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MonkeyNotes Study Guide-Huckleberry Finn-Huck Finn-Free Booknotes Synopsis
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CHAPTER SUMMARIES WITH NOTES

CHAPTER 12: Better Let Blame Well Alone

Summary

Jim and Huck float down the river all night on their raft. In the early morning, they land on the Illinois side of the river in an area that affords them protection from being seen. Huck tells Jim about what he has found out from Mrs. Loftus; he also tells him about building the fire to confuse the men who come searching for Jim. Then they both set about making the raft more fit for travel. Jim builds a tent on the raft for protection from sun and rain and also makes a place to build a fire. Both of them work on an extra oar for emergencies. Finally, they decide to travel under the cover of darkness and come ashore during the day. For the next four nights, they drift along without incident. Every night Huck slips ashore to one of the small towns they pass to buy some groceries, and during the day, he often “lifts” a chicken. He also “borrows” watermelons from fields and justifies his actions by saying he intends to pay everything back.


On the fifth night, it begins to rain heavily. Huck and Jim seek shelter under the tent and let the raft take care of itself. In the glare of lightning, they see a steamboat knocked against the rocks. Huck wants to go and investigate and see if they can retrieve anything of value; Jim is against the idea, but follows Huck’s lead. As they board the boat, they hear voices that are arguing about splitting some loot. Jim does not wait to hear anything more and backs away, but Huck is curious to know more. He goes further, looks through a window, and finds three men inside. One of them is stretched on the floor with both his hands and legs tied. Two men are standing over him, one holding a gun. The man on the floor, Jim Turner, is begging the other two to spare his life. Bill wants to kill him, but the other man, Jake Pickard, does not want to. The three men are obviously scoundrels, and each one is trying to doublecross the other. Once Huck realizes this, he rushes back the way he came and asks Jim to let loose their boat so that all three of them will be unable to escape. When Huck tells Jim that they should also get away in their raft, Jim says that it has drifted away.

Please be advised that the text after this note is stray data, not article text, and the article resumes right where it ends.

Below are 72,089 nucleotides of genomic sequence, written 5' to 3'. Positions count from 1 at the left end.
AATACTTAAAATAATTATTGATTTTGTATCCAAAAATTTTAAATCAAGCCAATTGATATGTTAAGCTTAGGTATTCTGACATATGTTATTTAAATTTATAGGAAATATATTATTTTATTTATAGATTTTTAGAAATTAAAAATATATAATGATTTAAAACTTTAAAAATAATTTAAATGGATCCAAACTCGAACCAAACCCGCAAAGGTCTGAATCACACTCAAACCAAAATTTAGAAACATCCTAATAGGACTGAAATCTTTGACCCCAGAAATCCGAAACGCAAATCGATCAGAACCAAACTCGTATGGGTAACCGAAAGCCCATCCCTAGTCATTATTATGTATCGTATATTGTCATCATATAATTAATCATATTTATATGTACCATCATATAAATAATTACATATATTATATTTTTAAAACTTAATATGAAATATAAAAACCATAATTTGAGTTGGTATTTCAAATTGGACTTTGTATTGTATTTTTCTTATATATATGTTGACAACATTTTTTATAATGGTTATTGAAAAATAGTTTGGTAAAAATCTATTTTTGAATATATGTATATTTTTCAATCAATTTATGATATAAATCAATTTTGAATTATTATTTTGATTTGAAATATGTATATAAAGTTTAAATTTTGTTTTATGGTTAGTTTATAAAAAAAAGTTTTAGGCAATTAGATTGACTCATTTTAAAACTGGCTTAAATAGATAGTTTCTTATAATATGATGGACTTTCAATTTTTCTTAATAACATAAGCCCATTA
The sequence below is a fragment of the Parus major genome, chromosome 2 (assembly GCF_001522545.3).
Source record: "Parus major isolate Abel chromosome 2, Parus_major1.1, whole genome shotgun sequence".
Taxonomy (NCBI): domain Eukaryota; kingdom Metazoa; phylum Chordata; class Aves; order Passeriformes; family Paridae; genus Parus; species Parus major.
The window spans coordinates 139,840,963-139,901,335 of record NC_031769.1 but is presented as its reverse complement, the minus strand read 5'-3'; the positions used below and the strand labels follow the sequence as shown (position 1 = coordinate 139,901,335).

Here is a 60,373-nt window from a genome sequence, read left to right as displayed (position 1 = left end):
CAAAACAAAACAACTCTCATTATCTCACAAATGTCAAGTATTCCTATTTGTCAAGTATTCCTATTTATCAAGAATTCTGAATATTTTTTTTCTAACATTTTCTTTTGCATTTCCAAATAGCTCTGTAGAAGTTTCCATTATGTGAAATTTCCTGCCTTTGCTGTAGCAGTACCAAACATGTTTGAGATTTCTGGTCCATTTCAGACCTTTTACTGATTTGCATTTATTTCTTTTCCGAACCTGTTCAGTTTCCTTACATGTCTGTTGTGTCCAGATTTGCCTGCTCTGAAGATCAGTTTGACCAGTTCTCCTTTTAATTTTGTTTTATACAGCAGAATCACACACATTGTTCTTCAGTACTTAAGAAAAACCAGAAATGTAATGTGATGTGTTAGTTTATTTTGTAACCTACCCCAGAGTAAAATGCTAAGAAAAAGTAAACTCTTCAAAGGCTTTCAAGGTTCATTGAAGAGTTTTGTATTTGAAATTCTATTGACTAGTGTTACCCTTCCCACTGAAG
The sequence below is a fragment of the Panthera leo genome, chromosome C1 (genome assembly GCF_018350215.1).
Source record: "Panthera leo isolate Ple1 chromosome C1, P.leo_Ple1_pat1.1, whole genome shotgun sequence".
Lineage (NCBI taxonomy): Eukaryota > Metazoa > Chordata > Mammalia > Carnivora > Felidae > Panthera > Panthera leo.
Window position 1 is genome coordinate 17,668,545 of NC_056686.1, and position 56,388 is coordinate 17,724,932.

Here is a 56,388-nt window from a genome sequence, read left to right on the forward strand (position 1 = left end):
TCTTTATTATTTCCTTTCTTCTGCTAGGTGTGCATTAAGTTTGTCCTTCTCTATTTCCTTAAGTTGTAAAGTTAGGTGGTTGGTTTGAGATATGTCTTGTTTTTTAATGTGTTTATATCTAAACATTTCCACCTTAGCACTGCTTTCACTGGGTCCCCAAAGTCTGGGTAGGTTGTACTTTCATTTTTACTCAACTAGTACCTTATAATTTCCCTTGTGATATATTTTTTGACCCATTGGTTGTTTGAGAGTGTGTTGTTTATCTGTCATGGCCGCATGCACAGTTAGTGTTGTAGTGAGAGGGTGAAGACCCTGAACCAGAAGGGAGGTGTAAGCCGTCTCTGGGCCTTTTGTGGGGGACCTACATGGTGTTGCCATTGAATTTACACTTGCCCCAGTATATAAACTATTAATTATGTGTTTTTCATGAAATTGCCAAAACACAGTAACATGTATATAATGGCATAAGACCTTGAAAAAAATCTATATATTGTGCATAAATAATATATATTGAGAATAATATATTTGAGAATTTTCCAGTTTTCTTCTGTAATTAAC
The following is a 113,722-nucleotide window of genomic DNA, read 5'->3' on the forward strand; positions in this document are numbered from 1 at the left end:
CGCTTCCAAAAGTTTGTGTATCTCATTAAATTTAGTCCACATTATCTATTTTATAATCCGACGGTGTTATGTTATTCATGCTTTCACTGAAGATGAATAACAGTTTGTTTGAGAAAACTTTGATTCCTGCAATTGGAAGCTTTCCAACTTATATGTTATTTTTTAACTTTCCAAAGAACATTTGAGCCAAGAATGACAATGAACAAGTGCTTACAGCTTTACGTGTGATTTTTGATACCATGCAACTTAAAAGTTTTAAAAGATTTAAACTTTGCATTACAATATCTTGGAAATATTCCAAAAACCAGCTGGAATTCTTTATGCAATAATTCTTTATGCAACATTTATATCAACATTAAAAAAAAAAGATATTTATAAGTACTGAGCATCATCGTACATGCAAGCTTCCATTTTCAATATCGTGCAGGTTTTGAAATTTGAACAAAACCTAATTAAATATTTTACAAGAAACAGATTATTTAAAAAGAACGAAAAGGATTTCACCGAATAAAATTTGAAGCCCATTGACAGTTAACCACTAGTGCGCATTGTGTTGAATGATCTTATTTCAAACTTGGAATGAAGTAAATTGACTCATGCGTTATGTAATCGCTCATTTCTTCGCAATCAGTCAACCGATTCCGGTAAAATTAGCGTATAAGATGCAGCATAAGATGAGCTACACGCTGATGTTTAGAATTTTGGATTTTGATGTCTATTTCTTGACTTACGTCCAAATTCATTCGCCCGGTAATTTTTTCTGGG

Notes

With this chapter, the second part of the novel begins; it will relate the adventures that Huck and Jim have as they travel down the Mississippi on their raft. Their first adventure begins with the discovery of the wrecked steamboat and the scoundrels on board. While Huck is investigating the boat, their raft is lost, and he and Jim barely escape from being caught.

In the chapter, Huck, at twelve, again asserts himself as the one in control. Jim may be the voice of wisdom and reason, but he follows the directions given by Huck. Jim advises against going over to explore the grounded steamboat, but Huck insists. He still has no understanding of what Jim is going through or the danger that the Negro faces; as a result Huck takes foolish chances.

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